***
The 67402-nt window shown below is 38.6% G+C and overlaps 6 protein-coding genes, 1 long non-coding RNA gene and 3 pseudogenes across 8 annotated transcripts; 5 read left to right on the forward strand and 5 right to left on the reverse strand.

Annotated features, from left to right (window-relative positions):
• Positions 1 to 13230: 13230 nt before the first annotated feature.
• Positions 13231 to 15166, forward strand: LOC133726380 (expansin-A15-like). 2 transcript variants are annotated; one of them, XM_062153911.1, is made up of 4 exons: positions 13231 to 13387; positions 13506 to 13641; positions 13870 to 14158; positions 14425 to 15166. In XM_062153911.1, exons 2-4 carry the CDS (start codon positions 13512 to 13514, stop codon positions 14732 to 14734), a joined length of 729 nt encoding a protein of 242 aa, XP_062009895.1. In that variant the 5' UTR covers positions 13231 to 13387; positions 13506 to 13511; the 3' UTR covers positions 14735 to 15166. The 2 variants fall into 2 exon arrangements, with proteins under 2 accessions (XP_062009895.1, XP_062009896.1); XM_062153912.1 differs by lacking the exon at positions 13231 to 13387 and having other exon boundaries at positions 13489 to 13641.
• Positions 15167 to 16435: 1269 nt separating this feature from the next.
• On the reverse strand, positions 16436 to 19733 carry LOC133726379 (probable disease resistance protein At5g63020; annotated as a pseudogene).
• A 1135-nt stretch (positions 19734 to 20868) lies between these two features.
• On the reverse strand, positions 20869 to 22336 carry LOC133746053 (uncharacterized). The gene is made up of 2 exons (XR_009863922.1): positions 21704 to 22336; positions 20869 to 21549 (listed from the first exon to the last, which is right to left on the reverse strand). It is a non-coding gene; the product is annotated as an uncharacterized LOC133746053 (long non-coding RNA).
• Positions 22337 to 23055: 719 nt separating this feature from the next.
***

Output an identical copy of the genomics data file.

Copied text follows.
The 67402-nt window shown below is 38.6% G+C and overlaps 6 protein-coding genes, 1 long non-coding RNA gene and 3 pseudogenes across 8 annotated transcripts; 5 read left to right on the forward strand and 5 right to left on the reverse strand.

Annotated features, from left to right (window-relative positions):
• Positions 1 to 13230: 13230 nt before the first annotated feature.
• Positions 13231 to 15166, forward strand: LOC133726380 (expansin-A15-like). 2 transcript variants are annotated; one of them, XM_062153911.1, is made up of 4 exons: positions 13231 to 13387; positions 13506 to 13641; positions 13870 to 14158; positions 14425 to 15166. In XM_062153911.1, exons 2-4 carry the CDS (start codon positions 13512 to 13514, stop codon positions 14732 to 14734), a joined length of 729 nt encoding a protein of 242 aa, XP_062009895.1. In that variant the 5' UTR covers positions 13231 to 13387; positions 13506 to 13511; the 3' UTR covers positions 14735 to 15166. The 2 variants fall into 2 exon arrangements, with proteins under 2 accessions (XP_062009895.1, XP_062009896.1); XM_062153912.1 differs by lacking the exon at positions 13231 to 13387 and having other exon boundaries at positions 13489 to 13641.
• Positions 15167 to 16435: 1269 nt separating this feature from the next.
• On the reverse strand, positions 16436 to 19733 carry LOC133726379 (probable disease resistance protein At5g63020; annotated as a pseudogene).
• A 1135-nt stretch (positions 19734 to 20868) lies between these two features.
• On the reverse strand, positions 20869 to 22336 carry LOC133746053 (uncharacterized). The gene is made up of 2 exons (XR_009863922.1): positions 21704 to 22336; positions 20869 to 21549 (listed from the first exon to the last, which is right to left on the reverse strand). It is a non-coding gene; the product is annotated as an uncharacterized LOC133746053 (long non-coding RNA).
• Positions 22337 to 23055: 719 nt separating this feature from the next.